Frank Wander
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Frank Wander,
User Rank: Apprentice
3/13/2013 | 2:38:36 PM
re: What’s Driving IT’s Record of Failure — And What Can Fix It?
The outcome is the objective, and there are many elements necessary to create a good one. We need to value all of them. Process is very important, and a positive legacy of the industrial era that we must embrace and rely on. Nevertheless, people create both good and bad processes, and we've all seen both. So, at the level of outcomes, people are integral to creating finely tuned and thoughtful processes. If the people component is broken, then even the "process creation" outcomes will be sub-optimal, requiring the investment of additional capital, i.e., beyond the customary optimization work. Regarding the talent itself, our outcomes are much more diffuse today, because we treat people as interchangeable parts, and have cultures that are literally toxic to knowledge worker productivity. Few companies continuously improve both their culture and pool of talent, which is the only way to create a truly high performing organization. Collectively, we are far too heavily influenced by Wall Street's short them thinking, which has proven highly destructive in my honest opinion. So, I often hear the term "high performing organization" bandied about, but in most places, it can't be true. We must reinvent the world of work to unlock the full potential of our workforce. Let's not focus on whether people are present, but rather make sure they are in a productive state of mind; let's worry less about alignment, but rather ensure there is open, honest, and meaningful collaboration across both business and IT; let's not treat people as an expense, but rather as an asset that must be grown; let's stop embracing outside experts, but rather embrace our own people. Let me end by saying the insight about "input versus output' is excellent. The industrial era was output driven, while in the case of knowledge workers, it is the inputs that matter.
Fnalbergo
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Fnalbergo,
User Rank: Apprentice
3/12/2013 | 9:48:49 PM
re: What’s Driving IT’s Record of Failure — And What Can Fix It?
The psychologist Jonathan Haidt has been working on a very similar line of thought as Mr Wander. Haidt joined New York University Stern School of Business in July 2011 which may have been a weird thing for an evolutionary psychologist to do 10 or so years ago but not today. I recently listened to a RSA podcast where Haidt spoke about his most recent work. He referred to the research of the economist Elinor Ostrom - successful groups require strong group identity, consensus, consistency, autonomy and fast resolution of conflicts. He also said, "An organization that takes advantage of our hivish nature can activate pride, loyalty and enthusiasm amongst employees and monitor them less closely. The bonds of trust mean more gets done at a lower cost than in other firms. Hivish employees work harder, have more fun and are less likely to quitGǪ they are team players.Gǥ

Ostrom won the Nobel Prize in Economics in 2009. I believe this is the work Haidt was referring to (from Wikipedia):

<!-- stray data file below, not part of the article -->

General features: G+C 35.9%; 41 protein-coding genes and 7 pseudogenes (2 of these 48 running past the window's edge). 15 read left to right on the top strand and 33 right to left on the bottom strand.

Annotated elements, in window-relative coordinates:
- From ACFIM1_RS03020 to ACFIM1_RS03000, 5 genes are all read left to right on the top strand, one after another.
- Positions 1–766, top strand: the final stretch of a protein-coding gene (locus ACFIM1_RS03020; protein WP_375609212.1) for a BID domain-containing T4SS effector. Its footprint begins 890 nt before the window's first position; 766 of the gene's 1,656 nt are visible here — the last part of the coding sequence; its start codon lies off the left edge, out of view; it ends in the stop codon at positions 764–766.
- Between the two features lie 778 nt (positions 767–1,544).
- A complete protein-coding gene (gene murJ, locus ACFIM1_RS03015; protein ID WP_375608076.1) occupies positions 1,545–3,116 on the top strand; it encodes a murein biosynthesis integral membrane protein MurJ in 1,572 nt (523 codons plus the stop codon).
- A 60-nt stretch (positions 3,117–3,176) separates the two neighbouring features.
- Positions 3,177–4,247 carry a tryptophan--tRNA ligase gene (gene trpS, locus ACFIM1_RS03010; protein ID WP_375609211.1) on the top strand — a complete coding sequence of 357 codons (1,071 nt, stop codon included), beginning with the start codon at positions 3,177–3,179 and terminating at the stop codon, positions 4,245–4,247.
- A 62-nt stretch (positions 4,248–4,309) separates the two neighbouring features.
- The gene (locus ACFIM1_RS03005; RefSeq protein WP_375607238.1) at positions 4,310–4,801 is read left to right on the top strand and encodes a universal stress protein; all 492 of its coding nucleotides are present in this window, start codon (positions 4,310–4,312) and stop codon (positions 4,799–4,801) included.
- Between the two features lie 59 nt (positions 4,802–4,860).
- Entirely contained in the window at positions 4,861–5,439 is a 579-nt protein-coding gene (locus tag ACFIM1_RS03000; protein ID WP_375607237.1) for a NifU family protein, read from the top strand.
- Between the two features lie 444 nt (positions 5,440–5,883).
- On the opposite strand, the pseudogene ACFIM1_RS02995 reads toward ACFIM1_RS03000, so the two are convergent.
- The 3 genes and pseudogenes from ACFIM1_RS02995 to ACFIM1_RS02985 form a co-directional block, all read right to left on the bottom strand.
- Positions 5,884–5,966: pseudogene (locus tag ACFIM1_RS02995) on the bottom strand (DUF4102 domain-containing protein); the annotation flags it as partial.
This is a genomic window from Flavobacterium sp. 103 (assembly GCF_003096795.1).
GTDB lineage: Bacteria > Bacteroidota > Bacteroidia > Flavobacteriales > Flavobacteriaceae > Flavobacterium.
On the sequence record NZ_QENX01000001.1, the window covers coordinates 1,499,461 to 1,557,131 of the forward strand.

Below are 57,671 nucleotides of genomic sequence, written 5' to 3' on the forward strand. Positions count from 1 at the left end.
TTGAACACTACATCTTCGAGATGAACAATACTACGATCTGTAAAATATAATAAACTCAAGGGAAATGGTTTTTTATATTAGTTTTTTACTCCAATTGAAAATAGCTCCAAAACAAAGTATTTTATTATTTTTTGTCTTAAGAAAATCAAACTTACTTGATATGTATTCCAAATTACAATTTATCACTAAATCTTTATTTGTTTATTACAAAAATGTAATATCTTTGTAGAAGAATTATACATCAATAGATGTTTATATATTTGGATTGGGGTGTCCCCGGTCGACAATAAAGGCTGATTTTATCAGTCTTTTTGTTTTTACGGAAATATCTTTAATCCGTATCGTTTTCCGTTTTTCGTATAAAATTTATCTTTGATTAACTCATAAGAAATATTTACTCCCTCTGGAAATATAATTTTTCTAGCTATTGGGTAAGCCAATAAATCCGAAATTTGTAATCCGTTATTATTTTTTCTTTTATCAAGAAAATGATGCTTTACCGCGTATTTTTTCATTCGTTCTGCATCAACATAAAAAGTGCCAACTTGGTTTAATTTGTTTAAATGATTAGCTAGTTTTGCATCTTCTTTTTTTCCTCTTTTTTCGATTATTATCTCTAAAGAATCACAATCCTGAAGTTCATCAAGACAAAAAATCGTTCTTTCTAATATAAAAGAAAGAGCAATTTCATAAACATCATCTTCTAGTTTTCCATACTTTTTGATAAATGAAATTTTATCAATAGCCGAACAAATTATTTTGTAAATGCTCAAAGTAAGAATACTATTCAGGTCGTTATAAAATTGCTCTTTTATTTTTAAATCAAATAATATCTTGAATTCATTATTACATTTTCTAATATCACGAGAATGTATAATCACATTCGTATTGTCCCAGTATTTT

Design Principles for CPR Institutions

Ostrom identified eight "design principles" of stable local common pool resource management:

Clearly defined boundaries (effective exclusion of external un-entitled parties);
Rules regarding the appropriation and provision of common resources that are adapted to local conditions;
Collective-choice arrangements that allow most resource appropriators to participate in the decision-making process;
Effective monitoring by monitors who are part of or accountable to the appropriators;
A scale of graduated sanctions for resource appropriators who violate community rules;
Mechanisms of conflict resolution that are cheap and of easy access;
Self-determination of the community recognized by higher-level authorities;
In the case of larger common-pool resources, organization in the form of multiple layers of nested enterprises, with small local CPRs at the base level.

These principles have since been slightly modified and expanded to include a number of additional variables believed to affect the success of self-organized governance systems, including effective communication, internal trust and reciprocity, and the nature of the resource system as a whole.

Ostrom and her many co-researchers have developed a comprehensive "Social-Ecological Systems (SES) framework", within which much of the still-evolving theory of common-pool resources and collective self-governance is now located."

Poteete, Janssen, and Ostrom (2010). Working Together: Collective Action, the Commons, and Multiple Methods in Practice. Princeton University Press
chet777
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chet777,
User Rank: Apprentice
3/12/2013 | 5:28:47 PM
re: What’s Driving IT’s Record of Failure — And What Can Fix It?
One role that I see greatly missing is that of Consigliere (from The Godfather.) This is someone that is willing to say what people need to hear, not what they want to hear. This role advises and counsels as an elder statesman and has no political aspirations. Their advise is "neutral" in that it does not favor a side or agenda.
jslavinski281
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jslavinski281,
User Rank: Apprentice
3/12/2013 | 10:56:26 AM
re: What’s Driving IT’s Record of Failure — And What Can Fix It?
"Human infrastructure"...Very cool way to frame it Frank. So, so true. This is all about putting people first and using our strengths as leaders to help eliminate the obstacles that get in our teams way to enable THEM to be successful!